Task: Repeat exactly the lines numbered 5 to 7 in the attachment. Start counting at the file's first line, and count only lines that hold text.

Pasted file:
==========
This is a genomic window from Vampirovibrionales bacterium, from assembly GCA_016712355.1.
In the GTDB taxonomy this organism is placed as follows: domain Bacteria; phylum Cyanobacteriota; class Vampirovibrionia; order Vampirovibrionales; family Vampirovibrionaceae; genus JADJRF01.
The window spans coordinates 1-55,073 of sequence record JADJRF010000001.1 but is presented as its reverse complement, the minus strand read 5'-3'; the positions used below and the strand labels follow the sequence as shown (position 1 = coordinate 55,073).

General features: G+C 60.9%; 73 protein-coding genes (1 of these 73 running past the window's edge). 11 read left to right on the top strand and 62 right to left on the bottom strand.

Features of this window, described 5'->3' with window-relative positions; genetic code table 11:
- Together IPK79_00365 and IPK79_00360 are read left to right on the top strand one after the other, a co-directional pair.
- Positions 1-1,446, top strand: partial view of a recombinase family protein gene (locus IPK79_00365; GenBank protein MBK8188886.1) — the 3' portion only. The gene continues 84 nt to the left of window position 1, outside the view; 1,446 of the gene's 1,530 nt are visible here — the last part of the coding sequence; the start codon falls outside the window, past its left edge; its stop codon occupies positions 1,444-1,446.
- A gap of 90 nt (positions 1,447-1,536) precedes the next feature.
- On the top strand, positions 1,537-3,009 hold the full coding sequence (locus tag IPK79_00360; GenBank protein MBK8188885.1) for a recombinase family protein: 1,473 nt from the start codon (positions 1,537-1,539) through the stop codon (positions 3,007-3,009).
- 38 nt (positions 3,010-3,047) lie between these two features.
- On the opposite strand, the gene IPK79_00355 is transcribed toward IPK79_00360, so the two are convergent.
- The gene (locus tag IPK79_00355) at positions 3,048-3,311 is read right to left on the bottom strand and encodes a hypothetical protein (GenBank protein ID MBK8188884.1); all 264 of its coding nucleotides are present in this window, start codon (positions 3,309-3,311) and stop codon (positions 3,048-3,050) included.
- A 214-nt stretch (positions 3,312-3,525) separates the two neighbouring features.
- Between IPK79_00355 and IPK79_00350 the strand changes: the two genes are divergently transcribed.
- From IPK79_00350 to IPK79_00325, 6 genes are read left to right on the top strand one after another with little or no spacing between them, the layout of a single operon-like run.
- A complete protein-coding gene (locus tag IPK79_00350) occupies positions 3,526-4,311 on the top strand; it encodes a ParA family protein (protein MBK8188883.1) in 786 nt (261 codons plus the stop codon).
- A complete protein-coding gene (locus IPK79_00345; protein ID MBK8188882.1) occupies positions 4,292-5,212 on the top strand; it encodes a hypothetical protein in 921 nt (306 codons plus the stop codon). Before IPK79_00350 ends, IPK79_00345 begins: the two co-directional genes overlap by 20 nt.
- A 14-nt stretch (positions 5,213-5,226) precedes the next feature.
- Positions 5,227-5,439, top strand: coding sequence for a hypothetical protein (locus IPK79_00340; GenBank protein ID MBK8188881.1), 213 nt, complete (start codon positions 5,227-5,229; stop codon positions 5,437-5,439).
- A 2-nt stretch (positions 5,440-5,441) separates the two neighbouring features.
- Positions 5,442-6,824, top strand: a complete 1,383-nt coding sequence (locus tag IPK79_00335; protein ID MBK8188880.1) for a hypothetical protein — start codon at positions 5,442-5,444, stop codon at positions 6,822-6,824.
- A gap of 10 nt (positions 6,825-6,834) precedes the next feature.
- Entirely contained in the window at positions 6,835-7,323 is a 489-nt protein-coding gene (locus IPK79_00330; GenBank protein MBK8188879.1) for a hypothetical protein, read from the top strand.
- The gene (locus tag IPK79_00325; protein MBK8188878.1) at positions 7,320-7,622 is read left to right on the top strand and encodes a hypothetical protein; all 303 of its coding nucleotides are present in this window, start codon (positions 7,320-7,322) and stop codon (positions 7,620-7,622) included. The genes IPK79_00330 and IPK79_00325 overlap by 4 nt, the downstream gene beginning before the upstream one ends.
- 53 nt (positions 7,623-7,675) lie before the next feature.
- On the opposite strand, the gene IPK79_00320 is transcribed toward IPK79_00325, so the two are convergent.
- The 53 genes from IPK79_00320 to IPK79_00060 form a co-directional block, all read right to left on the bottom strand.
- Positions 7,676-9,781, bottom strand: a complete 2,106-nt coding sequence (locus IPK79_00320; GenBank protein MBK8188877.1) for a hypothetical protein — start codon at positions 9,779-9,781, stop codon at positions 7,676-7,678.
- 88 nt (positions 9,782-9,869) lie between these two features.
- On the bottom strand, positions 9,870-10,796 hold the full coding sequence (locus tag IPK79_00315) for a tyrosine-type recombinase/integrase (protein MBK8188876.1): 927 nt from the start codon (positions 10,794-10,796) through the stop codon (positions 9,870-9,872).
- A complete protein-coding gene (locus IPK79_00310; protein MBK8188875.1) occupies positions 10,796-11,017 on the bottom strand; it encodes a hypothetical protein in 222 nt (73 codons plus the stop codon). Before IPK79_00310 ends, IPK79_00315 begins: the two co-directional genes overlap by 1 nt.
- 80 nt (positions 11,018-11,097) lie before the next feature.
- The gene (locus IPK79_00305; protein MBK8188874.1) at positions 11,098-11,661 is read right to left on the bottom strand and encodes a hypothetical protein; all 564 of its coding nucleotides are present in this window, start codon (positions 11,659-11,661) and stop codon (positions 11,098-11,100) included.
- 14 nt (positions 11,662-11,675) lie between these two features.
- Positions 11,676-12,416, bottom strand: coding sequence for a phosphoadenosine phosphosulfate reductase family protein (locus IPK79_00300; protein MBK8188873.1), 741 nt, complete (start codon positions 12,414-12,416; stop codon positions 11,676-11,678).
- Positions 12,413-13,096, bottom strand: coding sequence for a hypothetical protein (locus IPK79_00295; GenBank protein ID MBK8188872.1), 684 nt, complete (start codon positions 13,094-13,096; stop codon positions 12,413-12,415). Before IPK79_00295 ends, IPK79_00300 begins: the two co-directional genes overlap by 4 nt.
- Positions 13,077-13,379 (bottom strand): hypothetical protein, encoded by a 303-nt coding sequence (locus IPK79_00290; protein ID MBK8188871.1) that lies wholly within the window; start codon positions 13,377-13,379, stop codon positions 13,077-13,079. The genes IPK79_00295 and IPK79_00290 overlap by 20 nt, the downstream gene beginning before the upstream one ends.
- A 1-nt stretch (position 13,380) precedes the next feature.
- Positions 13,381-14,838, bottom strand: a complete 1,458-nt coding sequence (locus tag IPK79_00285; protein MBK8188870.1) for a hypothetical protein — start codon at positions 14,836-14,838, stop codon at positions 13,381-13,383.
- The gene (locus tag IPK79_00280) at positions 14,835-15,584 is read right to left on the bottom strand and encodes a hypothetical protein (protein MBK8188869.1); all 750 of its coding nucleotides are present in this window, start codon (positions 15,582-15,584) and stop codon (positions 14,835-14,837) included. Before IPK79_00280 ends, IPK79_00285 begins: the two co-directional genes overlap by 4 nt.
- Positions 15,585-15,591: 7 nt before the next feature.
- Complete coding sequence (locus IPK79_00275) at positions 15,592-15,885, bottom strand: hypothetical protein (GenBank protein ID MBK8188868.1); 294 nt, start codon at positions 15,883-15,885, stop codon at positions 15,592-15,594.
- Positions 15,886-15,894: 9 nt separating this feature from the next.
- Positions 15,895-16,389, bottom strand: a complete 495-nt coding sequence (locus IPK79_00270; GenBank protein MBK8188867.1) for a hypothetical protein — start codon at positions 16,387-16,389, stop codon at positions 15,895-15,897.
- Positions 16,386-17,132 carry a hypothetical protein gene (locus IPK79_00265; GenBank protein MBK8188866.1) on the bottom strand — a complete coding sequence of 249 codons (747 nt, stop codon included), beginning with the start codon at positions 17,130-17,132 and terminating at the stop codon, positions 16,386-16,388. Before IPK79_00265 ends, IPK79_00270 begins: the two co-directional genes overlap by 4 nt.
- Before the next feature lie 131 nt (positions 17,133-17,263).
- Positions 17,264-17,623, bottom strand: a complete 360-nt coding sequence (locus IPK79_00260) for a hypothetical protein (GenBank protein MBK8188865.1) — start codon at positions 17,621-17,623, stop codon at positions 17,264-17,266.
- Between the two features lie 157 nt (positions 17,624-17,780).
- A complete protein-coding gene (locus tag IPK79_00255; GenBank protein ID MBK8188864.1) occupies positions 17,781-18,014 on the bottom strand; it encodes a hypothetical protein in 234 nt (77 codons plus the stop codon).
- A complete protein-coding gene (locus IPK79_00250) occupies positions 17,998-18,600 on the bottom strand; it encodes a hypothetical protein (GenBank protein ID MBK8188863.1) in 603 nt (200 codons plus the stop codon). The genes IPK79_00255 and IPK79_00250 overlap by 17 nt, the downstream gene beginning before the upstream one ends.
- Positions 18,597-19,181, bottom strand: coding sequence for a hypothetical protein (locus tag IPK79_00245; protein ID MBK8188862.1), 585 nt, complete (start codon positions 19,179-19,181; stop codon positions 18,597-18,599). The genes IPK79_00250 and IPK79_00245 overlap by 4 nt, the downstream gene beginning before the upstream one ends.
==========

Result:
Features of this window, described 5'->3' with window-relative positions; genetic code table 11:
- Together IPK79_00365 and IPK79_00360 are read left to right on the top strand one after the other, a co-directional pair.
- Positions 1-1,446, top strand: partial view of a recombinase family protein gene (locus IPK79_00365; GenBank protein MBK8188886.1) — the 3' portion only. The gene continues 84 nt to the left of window position 1, outside the view; 1,446 of the gene's 1,530 nt are visible here — the last part of the coding sequence; the start codon falls outside the window, past its left edge; its stop codon occupies positions 1,444-1,446.